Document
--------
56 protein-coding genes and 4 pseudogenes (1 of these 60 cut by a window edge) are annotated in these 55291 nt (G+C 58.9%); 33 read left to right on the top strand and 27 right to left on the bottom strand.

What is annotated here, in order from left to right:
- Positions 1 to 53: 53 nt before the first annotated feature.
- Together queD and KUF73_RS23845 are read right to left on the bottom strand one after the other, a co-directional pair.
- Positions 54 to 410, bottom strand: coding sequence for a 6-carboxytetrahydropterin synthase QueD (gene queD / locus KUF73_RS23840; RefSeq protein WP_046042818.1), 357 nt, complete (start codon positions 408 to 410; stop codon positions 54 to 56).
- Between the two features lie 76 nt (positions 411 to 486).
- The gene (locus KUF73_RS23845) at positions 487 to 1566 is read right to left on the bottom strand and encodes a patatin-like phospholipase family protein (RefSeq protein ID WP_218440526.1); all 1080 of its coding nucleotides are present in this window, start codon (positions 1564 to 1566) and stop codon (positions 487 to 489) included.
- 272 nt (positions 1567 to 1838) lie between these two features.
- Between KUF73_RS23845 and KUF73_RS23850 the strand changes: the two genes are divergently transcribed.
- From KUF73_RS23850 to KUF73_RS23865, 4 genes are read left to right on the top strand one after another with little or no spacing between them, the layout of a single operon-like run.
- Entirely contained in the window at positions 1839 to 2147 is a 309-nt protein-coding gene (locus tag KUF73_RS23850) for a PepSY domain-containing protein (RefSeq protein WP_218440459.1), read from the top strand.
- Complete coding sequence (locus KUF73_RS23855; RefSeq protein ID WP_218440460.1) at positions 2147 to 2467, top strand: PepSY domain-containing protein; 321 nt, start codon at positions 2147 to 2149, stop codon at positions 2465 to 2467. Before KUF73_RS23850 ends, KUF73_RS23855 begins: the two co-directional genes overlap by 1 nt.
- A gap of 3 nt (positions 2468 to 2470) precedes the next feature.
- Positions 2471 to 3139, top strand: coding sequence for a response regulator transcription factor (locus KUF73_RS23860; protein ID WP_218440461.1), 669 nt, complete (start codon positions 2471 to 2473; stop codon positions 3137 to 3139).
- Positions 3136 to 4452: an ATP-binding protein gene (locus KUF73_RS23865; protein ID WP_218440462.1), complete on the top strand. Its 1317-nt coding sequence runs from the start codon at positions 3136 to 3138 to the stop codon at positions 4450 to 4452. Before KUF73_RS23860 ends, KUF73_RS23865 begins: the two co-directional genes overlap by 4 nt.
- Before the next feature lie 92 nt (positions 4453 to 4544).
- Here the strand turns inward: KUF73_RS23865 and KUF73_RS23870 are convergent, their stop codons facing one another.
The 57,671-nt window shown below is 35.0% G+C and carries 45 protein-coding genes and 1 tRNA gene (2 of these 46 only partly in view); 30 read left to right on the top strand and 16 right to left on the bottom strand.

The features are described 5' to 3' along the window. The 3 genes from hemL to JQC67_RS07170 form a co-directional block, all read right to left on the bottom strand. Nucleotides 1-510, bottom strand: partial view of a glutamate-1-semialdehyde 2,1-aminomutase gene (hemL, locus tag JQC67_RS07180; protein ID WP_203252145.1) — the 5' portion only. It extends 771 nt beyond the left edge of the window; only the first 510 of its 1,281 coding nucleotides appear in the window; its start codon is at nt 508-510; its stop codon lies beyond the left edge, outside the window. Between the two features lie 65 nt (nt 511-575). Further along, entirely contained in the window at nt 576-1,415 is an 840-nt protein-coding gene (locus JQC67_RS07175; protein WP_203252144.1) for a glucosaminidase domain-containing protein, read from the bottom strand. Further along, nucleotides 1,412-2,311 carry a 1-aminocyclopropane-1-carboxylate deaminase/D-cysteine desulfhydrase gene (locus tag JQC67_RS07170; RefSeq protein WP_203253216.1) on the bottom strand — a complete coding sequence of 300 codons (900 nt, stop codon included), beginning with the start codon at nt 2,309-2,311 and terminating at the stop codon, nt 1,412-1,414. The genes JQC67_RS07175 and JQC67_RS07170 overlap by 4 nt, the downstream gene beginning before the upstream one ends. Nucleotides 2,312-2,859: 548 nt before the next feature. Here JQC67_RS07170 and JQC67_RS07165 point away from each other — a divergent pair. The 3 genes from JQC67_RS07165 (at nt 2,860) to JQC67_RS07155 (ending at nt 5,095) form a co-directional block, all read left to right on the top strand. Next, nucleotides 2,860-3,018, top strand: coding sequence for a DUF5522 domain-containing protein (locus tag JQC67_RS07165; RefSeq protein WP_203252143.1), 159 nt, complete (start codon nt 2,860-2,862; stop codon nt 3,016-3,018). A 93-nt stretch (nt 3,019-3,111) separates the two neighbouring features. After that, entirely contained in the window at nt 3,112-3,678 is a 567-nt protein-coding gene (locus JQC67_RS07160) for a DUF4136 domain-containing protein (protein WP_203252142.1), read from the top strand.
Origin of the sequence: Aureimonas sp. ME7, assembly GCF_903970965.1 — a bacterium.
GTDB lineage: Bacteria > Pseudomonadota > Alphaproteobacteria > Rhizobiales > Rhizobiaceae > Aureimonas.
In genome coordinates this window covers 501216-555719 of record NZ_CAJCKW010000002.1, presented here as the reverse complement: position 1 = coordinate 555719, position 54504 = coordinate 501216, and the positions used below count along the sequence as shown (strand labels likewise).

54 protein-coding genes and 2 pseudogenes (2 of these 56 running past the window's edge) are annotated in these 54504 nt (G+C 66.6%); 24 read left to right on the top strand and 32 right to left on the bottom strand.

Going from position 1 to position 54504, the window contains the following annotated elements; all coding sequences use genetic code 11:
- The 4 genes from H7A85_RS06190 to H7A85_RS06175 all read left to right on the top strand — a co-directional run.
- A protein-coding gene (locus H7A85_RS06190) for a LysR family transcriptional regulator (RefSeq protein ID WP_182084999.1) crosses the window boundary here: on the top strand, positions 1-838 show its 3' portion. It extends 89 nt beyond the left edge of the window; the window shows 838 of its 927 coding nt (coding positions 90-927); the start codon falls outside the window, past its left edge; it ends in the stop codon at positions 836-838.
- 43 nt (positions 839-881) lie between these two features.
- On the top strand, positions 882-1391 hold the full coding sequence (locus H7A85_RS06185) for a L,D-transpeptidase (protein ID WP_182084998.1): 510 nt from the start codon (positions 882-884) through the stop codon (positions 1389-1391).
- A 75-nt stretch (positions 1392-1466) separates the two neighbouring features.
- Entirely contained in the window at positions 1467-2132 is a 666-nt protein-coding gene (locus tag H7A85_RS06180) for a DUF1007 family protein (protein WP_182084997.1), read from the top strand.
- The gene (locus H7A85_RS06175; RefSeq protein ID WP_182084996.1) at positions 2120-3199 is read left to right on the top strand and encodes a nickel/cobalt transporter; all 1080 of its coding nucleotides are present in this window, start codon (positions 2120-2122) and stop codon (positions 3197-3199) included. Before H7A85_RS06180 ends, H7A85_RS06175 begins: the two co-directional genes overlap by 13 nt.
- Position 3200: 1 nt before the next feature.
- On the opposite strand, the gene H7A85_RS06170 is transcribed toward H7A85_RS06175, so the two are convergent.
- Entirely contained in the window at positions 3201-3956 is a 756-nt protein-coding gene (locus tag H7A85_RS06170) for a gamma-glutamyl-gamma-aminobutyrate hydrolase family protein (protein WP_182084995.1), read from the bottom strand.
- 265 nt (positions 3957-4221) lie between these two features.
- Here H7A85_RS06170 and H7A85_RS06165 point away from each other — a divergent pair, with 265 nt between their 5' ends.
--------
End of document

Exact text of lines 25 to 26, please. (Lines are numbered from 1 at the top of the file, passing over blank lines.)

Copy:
- The 4 genes from H7A85_RS06190 to H7A85_RS06175 all read left to right on the top strand — a co-directional run.
- A protein-coding gene (locus H7A85_RS06190) for a LysR family transcriptional regulator (RefSeq protein ID WP_182084999.1) crosses the window boundary here: on the top strand, positions 1-838 show its 3' portion. It extends 89 nt beyond the left edge of the window; the window shows 838 of its 927 coding nt (coding positions 90-927); the start codon falls outside the window, past its left edge; it ends in the stop codon at positions 836-838.